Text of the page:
Monthly Archives: September 2015

Five Fascinating Facts about Anthony Burgess

adsat (the name is taken from the Russian for ‘teen’ – i.e. a form of slang used by teenagers). Burgess, a gifted linguist, would later translate T. S. Eliot’s The Waste Land into Persian (unfortunately, the translation has not been published). The book was made into

Source: Five Fascinating Facts about Anthony Burgess


Marcel Proust’s In Search of Lost Time I: The Way by Swann’s and jealousy

I found the second part of the first volume of Marcel Proust’s In Search of Lost Time to be in equal measures utterly singular, beautiful and unsatisfying. This blog post aims to elucidate some of the reasons why I have reservations about A Love of Swann’s, the second of three parts in The Way by Swann’s.

A Love of Swann’s outlines, over the course of some two hundred pages, a love affair between Charles Swann, a friend of the narrator’s family and Odette de Crécy. There is such an excess of detail provided in this section, descriptions of how attraction works, limerence and the inevitably trite courtship rituals that it can be difficult to know where to begin when parsing it, but the essential point to grasp while reading it is that Swann is a jealous, possessive lover.

Swann’s biggest problem is that he has fallen in love with Odette, who isn’t really a character at all, but a harsh metaphor about the inscrutable nature of other humans. We can never know what passes through other’s minds, we don’t know how closely their actions reflect their true feelings for us, we don’t even know if they can be said to have true feelings at all. This problem is added to by the fact that Odette seems to be more capricious than your average. Swann hears second hand that she thinks very highly of him when he had just convinced himself that she has become utterly exhausted by his clinginess. Furthermore, Swann is doomed to interpret her actions mediated through a number of upper middle class rituals of behaviour, giving him even less insight into Odette’s ‘true’ character than would be possible without them. This section therefore describes how he deals, or fails to deal, with his overwhelming jealousy.

As such, Swann conceives of a number of scenarios that involve Odette’s cheating on him, even among a group of his closest friends. When he shows up at her door one night, he bangs on it insistently and contrives an extravagant scenario wherein Odette escorts the man she is in bed with at that moment out the back door, lying about who is banging at the front at this hour of the night in order to cover her tracks. Swann becomes so convinced of this having happened, despite any actual evidence to attest to it, that he begins to read her letters behind her back and replays the scenario over and over in his mind, altering it to fit the little in the situation that he did apprehend.

On first reading this section, I enjoyed it, because I believed that what I was witnessing was the process of Swann alienating Odette and driving his love away from his forever. And who doesn’t love reading something like that? But in the back of my mind I was aware that Swann ultimately does end up marrying Odette, the narrator has told us as much earlier in the text.

So I was surprised to find myself disappointed that Odette has in fact been unfaithful. Extravagantly unfaithful, in fact, indulging in all manner of sexual hedonism, with both men and women, sometimes both at the same time. On one hand I’m interested that late nineteenth and early twentieth century Parisian salon culture provided a safe haven for homosexuals, bisexuals, pansexuals and ambisexuals, as it must have done for Proust, but on the other I’m moderately perplexed.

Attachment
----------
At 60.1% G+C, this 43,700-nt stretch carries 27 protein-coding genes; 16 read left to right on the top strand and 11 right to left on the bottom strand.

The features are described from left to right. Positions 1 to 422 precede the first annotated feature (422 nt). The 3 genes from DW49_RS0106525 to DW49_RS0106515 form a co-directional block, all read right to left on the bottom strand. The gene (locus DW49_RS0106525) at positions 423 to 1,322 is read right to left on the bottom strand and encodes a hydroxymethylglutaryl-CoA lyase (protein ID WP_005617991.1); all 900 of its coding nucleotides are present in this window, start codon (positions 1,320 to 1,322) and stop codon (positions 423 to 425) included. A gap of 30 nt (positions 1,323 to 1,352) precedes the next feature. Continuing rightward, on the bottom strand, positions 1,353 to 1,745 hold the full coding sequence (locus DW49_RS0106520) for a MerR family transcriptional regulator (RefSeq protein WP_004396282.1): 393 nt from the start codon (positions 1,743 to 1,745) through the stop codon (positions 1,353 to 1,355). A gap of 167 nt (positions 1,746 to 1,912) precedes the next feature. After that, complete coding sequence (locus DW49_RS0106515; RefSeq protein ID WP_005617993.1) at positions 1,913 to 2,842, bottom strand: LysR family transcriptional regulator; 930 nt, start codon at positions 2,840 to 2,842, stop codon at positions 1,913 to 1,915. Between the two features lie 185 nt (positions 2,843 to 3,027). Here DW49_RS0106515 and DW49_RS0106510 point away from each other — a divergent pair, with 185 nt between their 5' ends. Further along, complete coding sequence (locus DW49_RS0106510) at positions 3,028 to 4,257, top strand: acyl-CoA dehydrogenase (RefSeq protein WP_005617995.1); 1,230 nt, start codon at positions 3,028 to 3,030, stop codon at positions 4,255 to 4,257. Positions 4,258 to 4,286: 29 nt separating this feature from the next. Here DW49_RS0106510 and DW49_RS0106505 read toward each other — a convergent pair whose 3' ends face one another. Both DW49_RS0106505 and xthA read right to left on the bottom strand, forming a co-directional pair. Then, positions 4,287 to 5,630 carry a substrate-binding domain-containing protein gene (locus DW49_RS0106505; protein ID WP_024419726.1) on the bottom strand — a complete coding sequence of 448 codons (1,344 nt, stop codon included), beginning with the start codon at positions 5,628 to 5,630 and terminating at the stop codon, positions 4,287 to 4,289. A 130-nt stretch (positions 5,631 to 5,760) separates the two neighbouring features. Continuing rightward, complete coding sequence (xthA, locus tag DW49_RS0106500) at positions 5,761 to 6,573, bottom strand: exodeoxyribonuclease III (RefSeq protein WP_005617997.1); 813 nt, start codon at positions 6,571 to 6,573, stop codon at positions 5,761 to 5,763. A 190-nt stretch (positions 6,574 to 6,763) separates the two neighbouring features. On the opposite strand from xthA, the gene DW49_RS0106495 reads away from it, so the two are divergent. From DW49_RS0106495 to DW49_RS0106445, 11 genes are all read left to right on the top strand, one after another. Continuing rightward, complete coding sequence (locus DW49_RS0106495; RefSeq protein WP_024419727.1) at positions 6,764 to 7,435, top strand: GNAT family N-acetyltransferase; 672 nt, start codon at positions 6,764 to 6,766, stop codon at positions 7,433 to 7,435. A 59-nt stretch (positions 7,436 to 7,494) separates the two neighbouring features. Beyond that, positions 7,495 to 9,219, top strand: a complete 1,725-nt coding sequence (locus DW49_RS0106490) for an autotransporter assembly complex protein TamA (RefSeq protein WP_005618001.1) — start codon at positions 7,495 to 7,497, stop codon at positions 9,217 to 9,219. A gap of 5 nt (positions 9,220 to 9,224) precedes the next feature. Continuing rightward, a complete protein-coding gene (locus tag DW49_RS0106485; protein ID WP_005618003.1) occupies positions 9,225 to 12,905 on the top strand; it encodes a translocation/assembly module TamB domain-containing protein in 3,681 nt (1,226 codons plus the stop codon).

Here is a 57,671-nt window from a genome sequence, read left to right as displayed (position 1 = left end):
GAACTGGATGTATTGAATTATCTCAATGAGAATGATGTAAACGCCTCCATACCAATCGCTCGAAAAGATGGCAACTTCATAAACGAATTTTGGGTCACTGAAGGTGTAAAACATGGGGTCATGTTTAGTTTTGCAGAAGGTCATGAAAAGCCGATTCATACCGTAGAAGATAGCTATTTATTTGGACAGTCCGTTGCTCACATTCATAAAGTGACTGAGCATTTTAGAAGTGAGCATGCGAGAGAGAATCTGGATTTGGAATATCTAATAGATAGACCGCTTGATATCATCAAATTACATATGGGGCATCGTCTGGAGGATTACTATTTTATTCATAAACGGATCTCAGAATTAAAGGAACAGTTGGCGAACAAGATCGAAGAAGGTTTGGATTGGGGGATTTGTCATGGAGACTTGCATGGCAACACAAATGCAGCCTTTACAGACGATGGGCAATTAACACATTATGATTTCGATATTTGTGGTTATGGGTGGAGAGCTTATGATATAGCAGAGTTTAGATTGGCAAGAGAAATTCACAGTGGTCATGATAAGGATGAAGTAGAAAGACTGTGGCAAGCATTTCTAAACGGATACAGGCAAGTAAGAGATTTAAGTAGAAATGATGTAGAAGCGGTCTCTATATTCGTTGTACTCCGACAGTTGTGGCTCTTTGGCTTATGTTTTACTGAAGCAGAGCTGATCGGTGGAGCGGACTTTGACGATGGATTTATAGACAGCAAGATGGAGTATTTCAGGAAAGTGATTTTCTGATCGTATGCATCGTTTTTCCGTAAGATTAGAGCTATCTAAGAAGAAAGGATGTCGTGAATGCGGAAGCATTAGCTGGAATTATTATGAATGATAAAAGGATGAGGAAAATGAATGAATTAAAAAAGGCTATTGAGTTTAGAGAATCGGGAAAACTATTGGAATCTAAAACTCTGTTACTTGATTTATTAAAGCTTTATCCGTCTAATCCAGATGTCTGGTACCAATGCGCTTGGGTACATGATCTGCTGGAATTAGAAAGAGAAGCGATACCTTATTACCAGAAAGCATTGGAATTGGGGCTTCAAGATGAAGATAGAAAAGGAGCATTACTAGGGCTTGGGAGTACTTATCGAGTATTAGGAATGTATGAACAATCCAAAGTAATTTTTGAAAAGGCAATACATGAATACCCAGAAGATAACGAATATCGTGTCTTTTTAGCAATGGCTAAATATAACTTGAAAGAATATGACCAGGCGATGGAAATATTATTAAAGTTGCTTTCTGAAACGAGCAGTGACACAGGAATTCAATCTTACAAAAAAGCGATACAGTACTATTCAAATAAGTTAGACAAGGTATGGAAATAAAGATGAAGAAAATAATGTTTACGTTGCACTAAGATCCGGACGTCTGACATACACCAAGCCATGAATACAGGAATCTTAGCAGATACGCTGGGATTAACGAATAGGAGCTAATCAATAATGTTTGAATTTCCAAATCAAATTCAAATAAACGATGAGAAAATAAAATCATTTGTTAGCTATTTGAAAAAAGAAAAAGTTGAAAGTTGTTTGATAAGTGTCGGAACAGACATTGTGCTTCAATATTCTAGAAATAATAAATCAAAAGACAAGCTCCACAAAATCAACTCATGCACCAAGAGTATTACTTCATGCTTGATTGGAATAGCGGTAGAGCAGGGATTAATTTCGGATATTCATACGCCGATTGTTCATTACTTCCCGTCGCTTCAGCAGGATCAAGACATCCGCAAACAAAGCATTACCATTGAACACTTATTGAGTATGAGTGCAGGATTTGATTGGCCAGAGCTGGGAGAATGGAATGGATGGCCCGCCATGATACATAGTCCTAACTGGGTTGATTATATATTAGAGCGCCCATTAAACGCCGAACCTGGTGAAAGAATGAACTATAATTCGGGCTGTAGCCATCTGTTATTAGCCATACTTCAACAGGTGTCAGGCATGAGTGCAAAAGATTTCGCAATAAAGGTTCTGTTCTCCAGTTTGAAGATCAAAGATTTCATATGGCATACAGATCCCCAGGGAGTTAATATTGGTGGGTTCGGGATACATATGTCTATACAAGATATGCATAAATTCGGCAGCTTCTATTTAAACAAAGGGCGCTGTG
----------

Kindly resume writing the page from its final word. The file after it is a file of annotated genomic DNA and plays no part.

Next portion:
I thought Swann’s jealous embroideries functioned rather like Leopold Bloom’s obsessions with who has slept with his wife Molly in Ulysses. In the penultimate episode of James Joyce’s novel, ‘Ithaca,’ it is revealed how many men Bloom has been suspicious of in this regard, no matter how improbable it would have been for Molly to have had this many sexual partners in a city as small as Dublin was then:

“Penrose, Bartell d’Arcy, professor Goodwin, Julius Mastiansky, John Henry Menton, Father Bernard Corrigan, a farmer at the Royal Dublin Society’s Horse Show, Maggot O’Reilly, Matthew Dillon, Valentine Blake Dillon (Lord Mayor of Dublin), Christopher Callinan, Lenehan, an Italian organgrinder, an unknown gentleman in the Gaiety Theatre, Benjamin Dollard, Simon Dedalus, Andrew (Pisser) Burke, Joseph Cuffe, Wisdom Hely, Alderman John Hooper, Dr Francis Brady, Father Sebastian of Mount Argus, a bootblack at the General Post Office, Hugh E. (Blazes) Boylan and so each and so on to no last term.”

For Swann’s jealousy to have been bettered by Odette’s sexual reality seems to me to have missed the point, though it is possible that I’ve missed the point instead, that this blog post should have a more sociological import, as A Love of Swann’s is an important component of a marginalised history, rather than about how possessive male desire can actualise itself as being.

J.M. Coetzee’s ‘Boyhood’ and the childhood bildungsroman

The bildungsroman is straightforward enough to define, despite the intimidating length of the word itself. In fact, I’d hazard to estimate that a substantial chunk of the novelistic canon of the twentieth century probably falls into the category. The bildungsroman translates literally from the German to ‘novel of formation/education/culture,’ and as such generally narrates a sequence of key events in the life of the narrator, specifically those that turn out to be foundational in shaping the kind of self-consciousness that a writer of literary art seems to require. There are some works which chart this development of an artistic consciousness from the perspective of the author as a child and J.M. Coetzee’s fictionalised memoir Boyhood is one such example.